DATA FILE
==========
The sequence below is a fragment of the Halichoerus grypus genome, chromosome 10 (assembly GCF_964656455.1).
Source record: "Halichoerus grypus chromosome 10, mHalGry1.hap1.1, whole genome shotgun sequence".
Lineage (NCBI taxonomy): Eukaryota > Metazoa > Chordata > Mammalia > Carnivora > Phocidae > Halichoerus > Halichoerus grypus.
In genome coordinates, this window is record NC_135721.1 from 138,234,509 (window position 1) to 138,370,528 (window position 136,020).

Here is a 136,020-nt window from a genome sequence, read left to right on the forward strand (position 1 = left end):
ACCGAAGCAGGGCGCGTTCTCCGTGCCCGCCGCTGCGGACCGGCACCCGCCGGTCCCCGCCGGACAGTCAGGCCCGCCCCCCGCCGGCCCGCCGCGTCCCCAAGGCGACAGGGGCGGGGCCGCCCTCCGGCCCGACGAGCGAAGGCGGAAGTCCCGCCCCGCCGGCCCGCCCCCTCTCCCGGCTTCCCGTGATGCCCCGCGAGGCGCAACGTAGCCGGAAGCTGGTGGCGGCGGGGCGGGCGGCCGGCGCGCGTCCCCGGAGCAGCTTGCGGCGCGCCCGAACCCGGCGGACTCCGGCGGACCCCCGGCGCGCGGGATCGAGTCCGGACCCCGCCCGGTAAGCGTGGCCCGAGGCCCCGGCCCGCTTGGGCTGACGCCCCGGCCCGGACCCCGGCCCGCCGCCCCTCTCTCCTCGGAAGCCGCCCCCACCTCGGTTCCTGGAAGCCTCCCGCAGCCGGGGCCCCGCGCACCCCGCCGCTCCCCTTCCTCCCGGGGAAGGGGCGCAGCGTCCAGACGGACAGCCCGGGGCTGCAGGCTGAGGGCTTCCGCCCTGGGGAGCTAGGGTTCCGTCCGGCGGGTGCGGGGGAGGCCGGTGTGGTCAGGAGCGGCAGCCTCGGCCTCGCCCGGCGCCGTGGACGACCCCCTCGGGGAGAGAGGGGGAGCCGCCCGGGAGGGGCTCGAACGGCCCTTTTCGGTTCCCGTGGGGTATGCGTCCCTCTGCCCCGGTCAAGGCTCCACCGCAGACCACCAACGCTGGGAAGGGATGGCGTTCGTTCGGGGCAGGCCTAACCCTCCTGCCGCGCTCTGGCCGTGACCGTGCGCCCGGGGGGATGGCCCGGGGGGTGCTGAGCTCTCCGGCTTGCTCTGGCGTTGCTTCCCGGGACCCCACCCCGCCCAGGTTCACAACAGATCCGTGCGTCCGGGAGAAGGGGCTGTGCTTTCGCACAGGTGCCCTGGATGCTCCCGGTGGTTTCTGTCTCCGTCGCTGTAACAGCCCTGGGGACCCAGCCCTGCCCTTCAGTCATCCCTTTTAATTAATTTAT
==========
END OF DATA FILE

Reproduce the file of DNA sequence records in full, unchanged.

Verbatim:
The sequence below is a fragment of the Halichoerus grypus genome, chromosome 10 (assembly GCF_964656455.1).
Source record: "Halichoerus grypus chromosome 10, mHalGry1.hap1.1, whole genome shotgun sequence".
Lineage (NCBI taxonomy): Eukaryota > Metazoa > Chordata > Mammalia > Carnivora > Phocidae > Halichoerus > Halichoerus grypus.
In genome coordinates, this window is record NC_135721.1 from 138,234,509 (window position 1) to 138,370,528 (window position 136,020).

Here is a 136,020-nt window from a genome sequence, read left to right on the forward strand (position 1 = left end):
ACCGAAGCAGGGCGCGTTCTCCGTGCCCGCCGCTGCGGACCGGCACCCGCCGGTCCCCGCCGGACAGTCAGGCCCGCCCCCCGCCGGCCCGCCGCGTCCCCAAGGCGACAGGGGCGGGGCCGCCCTCCGGCCCGACGAGCGAAGGCGGAAGTCCCGCCCCGCCGGCCCGCCCCCTCTCCCGGCTTCCCGTGATGCCCCGCGAGGCGCAACGTAGCCGGAAGCTGGTGGCGGCGGGGCGGGCGGCCGGCGCGCGTCCCCGGAGCAGCTTGCGGCGCGCCCGAACCCGGCGGACTCCGGCGGACCCCCGGCGCGCGGGATCGAGTCCGGACCCCGCCCGGTAAGCGTGGCCCGAGGCCCCGGCCCGCTTGGGCTGACGCCCCGGCCCGGACCCCGGCCCGCCGCCCCTCTCTCCTCGGAAGCCGCCCCCACCTCGGTTCCTGGAAGCCTCCCGCAGCCGGGGCCCCGCGCACCCCGCCGCTCCCCTTCCTCCCGGGGAAGGGGCGCAGCGTCCAGACGGACAGCCCGGGGCTGCAGGCTGAGGGCTTCCGCCCTGGGGAGCTAGGGTTCCGTCCGGCGGGTGCGGGGGAGGCCGGTGTGGTCAGGAGCGGCAGCCTCGGCCTCGCCCGGCGCCGTGGACGACCCCCTCGGGGAGAGAGGGGGAGCCGCCCGGGAGGGGCTCGAACGGCCCTTTTCGGTTCCCGTGGGGTATGCGTCCCTCTGCCCCGGTCAAGGCTCCACCGCAGACCACCAACGCTGGGAAGGGATGGCGTTCGTTCGGGGCAGGCCTAACCCTCCTGCCGCGCTCTGGCCGTGACCGTGCGCCCGGGGGGATGGCCCGGGGGGTGCTGAGCTCTCCGGCTTGCTCTGGCGTTGCTTCCCGGGACCCCACCCCGCCCAGGTTCACAACAGATCCGTGCGTCCGGGAGAAGGGGCTGTGCTTTCGCACAGGTGCCCTGGATGCTCCCGGTGGTTTCTGTCTCCGTCGCTGTAACAGCCCTGGGGACCCAGCCCTGCCCTTCAGTCATCCCTTTTAATTAATTTAT